Resources & Guides

Guide To Livestreaming Your Event

Guide To Livestreaming Your Event

First, think about why people want to attend your event? Sure, everyone loves the free swag, the mini sandwiches, the chance to put on their glad rags. But that's not why they go.

They want to learn, interact with the subject matter and connect with others in their community. All of this can be done via a Live Stream, even from a closed event. Live Streaming events allows you to engage with your audience, raise your brand profile and achieve countless other goals your event may have, without the audience ever having to leave their homes.

Depending on the type of event, there are also several ways to monetise the content, aiding with any lost revenue due to the health crisis. We'll talk more about this in the distribution section. Even before COVID 19 there were countless advantages to live streaming. In 2015, the largest software conference on Earth – Salesforce’s Dreamforce Conference – welcomed 160,000 attendees, and a further 12 million individuals who watched online – reaching 75x more people than was physically possible at an in-person event. When done well, Live Broadcasting can provide mass audiences, which would have been unimaginable for small events even a few years ago.

When it comes to any kind of video, quality is king. In the modern age, people are bombarded with video content from every angle; any video you want people to engage with has to compete with like likes of Netflix, Amazon Prime and the BBC for an audience's attention. Shaky mobile phone footage or a grainy webcam just isn't good enough.

Thankfully due to an influx of affordable streaming technology, achieving high-quality video is easier than ever before. Here is a rough outline of the process involved.

The Crew

The crew will fluctuate in size depending on the budget and requirements of a project, but the basic positions are as follows: Director It's the director's job to ensure that the aims outlined at the beginning of the project are met.

They will plan the shoot and make the creative decisions on the day; including where the cameras are placed, which shot is being broadcast at which time, and how many angles will be needed for optimum coverage.

Live Stream Technician

It's the Live Stream Technician's job to manage the broadcast; they ensure that the stream remains live and accessible around the world.

Camera Operator

Camera Operators are the front line of the process, they make sure everything looks incredible.

Sound Recordists

Sound recordist will place microphones when required to get crystal clear audio. The also monitor the audio during the recording making sure everyone can hear everything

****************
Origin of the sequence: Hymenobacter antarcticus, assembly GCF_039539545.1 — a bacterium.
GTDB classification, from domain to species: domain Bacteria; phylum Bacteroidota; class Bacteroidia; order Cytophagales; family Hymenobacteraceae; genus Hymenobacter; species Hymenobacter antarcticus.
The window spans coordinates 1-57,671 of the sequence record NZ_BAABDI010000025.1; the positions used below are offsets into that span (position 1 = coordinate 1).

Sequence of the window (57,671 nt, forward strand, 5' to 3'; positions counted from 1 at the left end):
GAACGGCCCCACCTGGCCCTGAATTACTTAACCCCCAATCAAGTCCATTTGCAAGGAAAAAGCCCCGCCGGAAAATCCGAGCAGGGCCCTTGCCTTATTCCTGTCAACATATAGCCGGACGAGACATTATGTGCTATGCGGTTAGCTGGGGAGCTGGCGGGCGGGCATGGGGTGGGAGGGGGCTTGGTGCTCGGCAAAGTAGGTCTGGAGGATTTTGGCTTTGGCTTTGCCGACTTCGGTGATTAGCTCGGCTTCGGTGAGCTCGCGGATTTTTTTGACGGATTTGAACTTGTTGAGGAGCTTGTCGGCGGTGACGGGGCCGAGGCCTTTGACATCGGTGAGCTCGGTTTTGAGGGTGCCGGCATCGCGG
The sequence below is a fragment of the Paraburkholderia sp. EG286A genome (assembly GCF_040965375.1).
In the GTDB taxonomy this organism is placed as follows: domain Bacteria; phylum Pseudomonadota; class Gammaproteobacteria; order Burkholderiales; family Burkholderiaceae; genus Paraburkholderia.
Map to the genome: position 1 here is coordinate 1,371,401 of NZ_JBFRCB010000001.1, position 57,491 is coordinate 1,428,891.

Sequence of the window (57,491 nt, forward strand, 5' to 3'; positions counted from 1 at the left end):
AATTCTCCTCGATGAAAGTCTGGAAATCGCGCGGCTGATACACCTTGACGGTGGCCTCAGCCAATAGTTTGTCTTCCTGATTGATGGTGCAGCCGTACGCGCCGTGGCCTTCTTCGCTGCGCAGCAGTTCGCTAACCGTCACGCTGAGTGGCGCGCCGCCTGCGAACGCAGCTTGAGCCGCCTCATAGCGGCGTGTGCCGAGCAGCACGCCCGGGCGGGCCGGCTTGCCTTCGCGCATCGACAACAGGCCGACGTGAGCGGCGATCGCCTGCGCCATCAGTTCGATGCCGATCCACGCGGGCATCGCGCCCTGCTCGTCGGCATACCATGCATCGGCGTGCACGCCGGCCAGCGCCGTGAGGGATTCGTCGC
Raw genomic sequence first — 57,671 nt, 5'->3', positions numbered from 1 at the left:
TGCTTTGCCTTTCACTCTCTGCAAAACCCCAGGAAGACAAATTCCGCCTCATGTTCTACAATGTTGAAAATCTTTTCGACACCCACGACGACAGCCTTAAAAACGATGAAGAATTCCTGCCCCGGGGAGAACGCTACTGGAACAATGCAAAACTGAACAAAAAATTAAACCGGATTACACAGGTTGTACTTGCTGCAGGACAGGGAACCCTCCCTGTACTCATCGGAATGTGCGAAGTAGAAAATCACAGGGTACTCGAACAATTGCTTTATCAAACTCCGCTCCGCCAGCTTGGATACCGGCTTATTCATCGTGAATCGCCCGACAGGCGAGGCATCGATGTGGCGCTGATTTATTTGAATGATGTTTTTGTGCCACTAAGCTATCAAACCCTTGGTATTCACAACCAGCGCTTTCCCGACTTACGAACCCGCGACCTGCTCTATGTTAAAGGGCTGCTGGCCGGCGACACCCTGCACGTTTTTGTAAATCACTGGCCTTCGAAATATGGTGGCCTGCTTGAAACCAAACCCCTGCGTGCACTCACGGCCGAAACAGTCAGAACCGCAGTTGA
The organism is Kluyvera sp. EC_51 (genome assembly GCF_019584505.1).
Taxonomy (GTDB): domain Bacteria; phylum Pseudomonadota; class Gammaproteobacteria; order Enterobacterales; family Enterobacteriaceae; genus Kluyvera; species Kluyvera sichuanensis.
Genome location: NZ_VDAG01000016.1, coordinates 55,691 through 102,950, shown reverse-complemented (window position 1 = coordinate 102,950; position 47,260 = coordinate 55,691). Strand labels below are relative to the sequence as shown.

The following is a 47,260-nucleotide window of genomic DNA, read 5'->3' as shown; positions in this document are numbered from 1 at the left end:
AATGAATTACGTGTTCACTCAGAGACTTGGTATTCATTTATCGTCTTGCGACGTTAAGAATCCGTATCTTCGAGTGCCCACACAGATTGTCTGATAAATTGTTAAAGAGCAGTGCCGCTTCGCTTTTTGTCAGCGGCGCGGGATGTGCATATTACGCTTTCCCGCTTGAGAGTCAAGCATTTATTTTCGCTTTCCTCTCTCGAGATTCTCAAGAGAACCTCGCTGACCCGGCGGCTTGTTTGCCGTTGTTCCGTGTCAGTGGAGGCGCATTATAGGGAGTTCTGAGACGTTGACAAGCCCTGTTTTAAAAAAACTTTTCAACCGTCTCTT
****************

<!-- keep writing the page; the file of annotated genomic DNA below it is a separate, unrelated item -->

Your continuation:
It's often said that a goal without a plan is just a wish, never has this been more true than with film making. The first step in making any video is a Pre-Production Meeting, during this meeting it is vital that you build a strong and collective understanding of what is required amongst everyone involved. During this meeting we can discuss:

• The creative direction of the project

• The number of cameras - this can range from one to ten

• Logistics for the shoot day

• The schedules and milestones

• The delivery plan for the film

• Any edits that are needed to be cut from the footage

Once we have had the Pre-Production meeting we can write a shooting script and plan the technical aspects of the day - working out the most cost effective way to achieve the project goals.

There are various pieces of brilliant technology that we can utilise to easily allow the audience to interact with the proceedings, that we would implement during the planning phases. We'll discuss that more in the distribution section.


The day will start hours before the event (potentially even the day before). The crew will arrive and set up the cameras and streaming equipment. Gone are the days of needing huge trucks and satellites, most streams can now be broadcast from a laptop and a few small pieces of additional equipment. Even if an event is closed to the public due to the current situation we can shoot it in a way that feels to on online audience like everything is completely normal.

There are many different ways to get video onto the internet, all with their own pros and cons, so there is no standard set up for the stream. 90% of streaming work will involve:

An OBS Streamer - a computer with specific software on it that can talk to the platform that will distribute the stream and can be used to add graphics and text if required.

A Video Encoder - a magic box that send the video/audio feed into the computer.

A Vision Mixer - the tool that allows the director to select which camera to broadcast.

An Audio Mixer - similar to the Vision Mixer but for the audio, it selects which microphones are broadcasting and at what volume.

As well as various cameras, microphones, and a lot of cables!


One of the biggest advantages of live video is that once the event is finished you will have a permanent record of everything that took place to cut endless marketing material from and to keep as a resource for future years.

Each camera will record everything the shoot separately so you will come away with hours footage ready to go. So long as it was properly planned, it will be possible to produce a years worth of marketing material from what is shot.